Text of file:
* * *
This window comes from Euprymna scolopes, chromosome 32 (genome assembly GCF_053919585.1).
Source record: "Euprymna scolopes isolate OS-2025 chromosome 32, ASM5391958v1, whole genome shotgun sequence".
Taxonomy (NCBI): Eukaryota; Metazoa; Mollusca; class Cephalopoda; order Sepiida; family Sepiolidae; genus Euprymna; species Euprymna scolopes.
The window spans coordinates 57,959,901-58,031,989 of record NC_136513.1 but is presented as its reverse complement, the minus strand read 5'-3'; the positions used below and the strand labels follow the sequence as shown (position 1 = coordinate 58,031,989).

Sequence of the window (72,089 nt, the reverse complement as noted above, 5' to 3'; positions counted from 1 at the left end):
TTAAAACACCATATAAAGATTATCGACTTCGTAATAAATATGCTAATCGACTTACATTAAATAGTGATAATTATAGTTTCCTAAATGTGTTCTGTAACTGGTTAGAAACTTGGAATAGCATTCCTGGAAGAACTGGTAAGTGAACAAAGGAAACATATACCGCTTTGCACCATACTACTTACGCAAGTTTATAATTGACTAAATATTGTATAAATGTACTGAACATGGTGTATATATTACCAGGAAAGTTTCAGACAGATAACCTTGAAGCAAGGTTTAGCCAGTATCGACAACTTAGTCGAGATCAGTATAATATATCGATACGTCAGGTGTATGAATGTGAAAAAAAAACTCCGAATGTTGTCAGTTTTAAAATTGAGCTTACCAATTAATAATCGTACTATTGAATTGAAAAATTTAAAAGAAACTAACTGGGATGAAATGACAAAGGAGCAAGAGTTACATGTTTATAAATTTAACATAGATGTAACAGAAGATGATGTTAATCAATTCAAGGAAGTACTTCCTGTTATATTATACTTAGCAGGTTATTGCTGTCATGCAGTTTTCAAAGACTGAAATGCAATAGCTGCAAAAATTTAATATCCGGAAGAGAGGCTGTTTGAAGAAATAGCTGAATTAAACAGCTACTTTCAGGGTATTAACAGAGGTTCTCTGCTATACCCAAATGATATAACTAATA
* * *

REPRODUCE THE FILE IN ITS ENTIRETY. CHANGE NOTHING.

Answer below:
This window comes from Euprymna scolopes, chromosome 32 (genome assembly GCF_053919585.1).
Source record: "Euprymna scolopes isolate OS-2025 chromosome 32, ASM5391958v1, whole genome shotgun sequence".
Taxonomy (NCBI): Eukaryota; Metazoa; Mollusca; class Cephalopoda; order Sepiida; family Sepiolidae; genus Euprymna; species Euprymna scolopes.
The window spans coordinates 57,959,901-58,031,989 of record NC_136513.1 but is presented as its reverse complement, the minus strand read 5'-3'; the positions used below and the strand labels follow the sequence as shown (position 1 = coordinate 58,031,989).

Sequence of the window (72,089 nt, the reverse complement as noted above, 5' to 3'; positions counted from 1 at the left end):
TTAAAACACCATATAAAGATTATCGACTTCGTAATAAATATGCTAATCGACTTACATTAAATAGTGATAATTATAGTTTCCTAAATGTGTTCTGTAACTGGTTAGAAACTTGGAATAGCATTCCTGGAAGAACTGGTAAGTGAACAAAGGAAACATATACCGCTTTGCACCATACTACTTACGCAAGTTTATAATTGACTAAATATTGTATAAATGTACTGAACATGGTGTATATATTACCAGGAAAGTTTCAGACAGATAACCTTGAAGCAAGGTTTAGCCAGTATCGACAACTTAGTCGAGATCAGTATAATATATCGATACGTCAGGTGTATGAATGTGAAAAAAAAACTCCGAATGTTGTCAGTTTTAAAATTGAGCTTACCAATTAATAATCGTACTATTGAATTGAAAAATTTAAAAGAAACTAACTGGGATGAAATGACAAAGGAGCAAGAGTTACATGTTTATAAATTTAACATAGATGTAACAGAAGATGATGTTAATCAATTCAAGGAAGTACTTCCTGTTATATTATACTTAGCAGGTTATTGCTGTCATGCAGTTTTCAAAGACTGAAATGCAATAGCTGCAAAAATTTAATATCCGGAAGAGAGGCTGTTTGAAGAAATAGCTGAATTAAACAGCTACTTTCAGGGTATTAACAGAGGTTCTCTGCTATACCCAAATGATATAACTAATA